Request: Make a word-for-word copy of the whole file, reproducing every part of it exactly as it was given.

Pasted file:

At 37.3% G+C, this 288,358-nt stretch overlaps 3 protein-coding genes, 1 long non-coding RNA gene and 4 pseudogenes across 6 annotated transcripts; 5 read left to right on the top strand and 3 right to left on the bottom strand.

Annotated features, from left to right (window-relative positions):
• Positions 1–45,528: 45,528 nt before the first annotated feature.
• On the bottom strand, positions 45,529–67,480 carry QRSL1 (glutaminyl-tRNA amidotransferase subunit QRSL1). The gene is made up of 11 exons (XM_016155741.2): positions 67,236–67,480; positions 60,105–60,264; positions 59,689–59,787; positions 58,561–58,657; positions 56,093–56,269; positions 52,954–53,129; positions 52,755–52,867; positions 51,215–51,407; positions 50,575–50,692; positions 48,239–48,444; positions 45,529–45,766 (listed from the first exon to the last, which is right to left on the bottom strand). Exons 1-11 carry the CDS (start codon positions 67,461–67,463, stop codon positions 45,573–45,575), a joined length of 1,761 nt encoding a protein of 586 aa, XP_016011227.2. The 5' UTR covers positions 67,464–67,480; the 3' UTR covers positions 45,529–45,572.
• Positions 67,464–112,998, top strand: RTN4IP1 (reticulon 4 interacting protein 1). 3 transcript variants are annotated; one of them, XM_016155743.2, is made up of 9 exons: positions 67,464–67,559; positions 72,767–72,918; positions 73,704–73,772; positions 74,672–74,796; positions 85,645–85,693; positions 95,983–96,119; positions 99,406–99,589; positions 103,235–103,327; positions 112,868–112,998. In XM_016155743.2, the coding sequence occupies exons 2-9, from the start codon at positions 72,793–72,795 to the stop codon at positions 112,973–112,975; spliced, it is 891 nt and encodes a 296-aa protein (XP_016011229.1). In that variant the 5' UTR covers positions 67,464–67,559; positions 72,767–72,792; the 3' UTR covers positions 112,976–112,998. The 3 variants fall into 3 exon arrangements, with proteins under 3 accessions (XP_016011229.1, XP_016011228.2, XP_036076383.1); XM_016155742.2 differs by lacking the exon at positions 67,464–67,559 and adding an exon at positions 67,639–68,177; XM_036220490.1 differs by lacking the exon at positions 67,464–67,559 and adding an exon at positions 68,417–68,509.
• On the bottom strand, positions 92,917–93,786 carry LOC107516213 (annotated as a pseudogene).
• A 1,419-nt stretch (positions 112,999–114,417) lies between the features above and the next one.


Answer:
At 37.3% G+C, this 288,358-nt stretch overlaps 3 protein-coding genes, 1 long non-coding RNA gene and 4 pseudogenes across 6 annotated transcripts; 5 read left to right on the top strand and 3 right to left on the bottom strand.

Annotated features, from left to right (window-relative positions):
• Positions 1–45,528: 45,528 nt before the first annotated feature.
• On the bottom strand, positions 45,529–67,480 carry QRSL1 (glutaminyl-tRNA amidotransferase subunit QRSL1). The gene is made up of 11 exons (XM_016155741.2): positions 67,236–67,480; positions 60,105–60,264; positions 59,689–59,787; positions 58,561–58,657; positions 56,093–56,269; positions 52,954–53,129; positions 52,755–52,867; positions 51,215–51,407; positions 50,575–50,692; positions 48,239–48,444; positions 45,529–45,766 (listed from the first exon to the last, which is right to left on the bottom strand). Exons 1-11 carry the CDS (start codon positions 67,461–67,463, stop codon positions 45,573–45,575), a joined length of 1,761 nt encoding a protein of 586 aa, XP_016011227.2. The 5' UTR covers positions 67,464–67,480; the 3' UTR covers positions 45,529–45,572.
• Positions 67,464–112,998, top strand: RTN4IP1 (reticulon 4 interacting protein 1). 3 transcript variants are annotated; one of them, XM_016155743.2, is made up of 9 exons: positions 67,464–67,559; positions 72,767–72,918; positions 73,704–73,772; positions 74,672–74,796; positions 85,645–85,693; positions 95,983–96,119; positions 99,406–99,589; positions 103,235–103,327; positions 112,868–112,998. In XM_016155743.2, the coding sequence occupies exons 2-9, from the start codon at positions 72,793–72,795 to the stop codon at positions 112,973–112,975; spliced, it is 891 nt and encodes a 296-aa protein (XP_016011229.1). In that variant the 5' UTR covers positions 67,464–67,559; positions 72,767–72,792; the 3' UTR covers positions 112,976–112,998. The 3 variants fall into 3 exon arrangements, with proteins under 3 accessions (XP_016011229.1, XP_016011228.2, XP_036076383.1); XM_016155742.2 differs by lacking the exon at positions 67,464–67,559 and adding an exon at positions 67,639–68,177; XM_036220490.1 differs by lacking the exon at positions 67,464–67,559 and adding an exon at positions 68,417–68,509.
• On the bottom strand, positions 92,917–93,786 carry LOC107516213 (annotated as a pseudogene).
• A 1,419-nt stretch (positions 112,999–114,417) lies between the features above and the next one.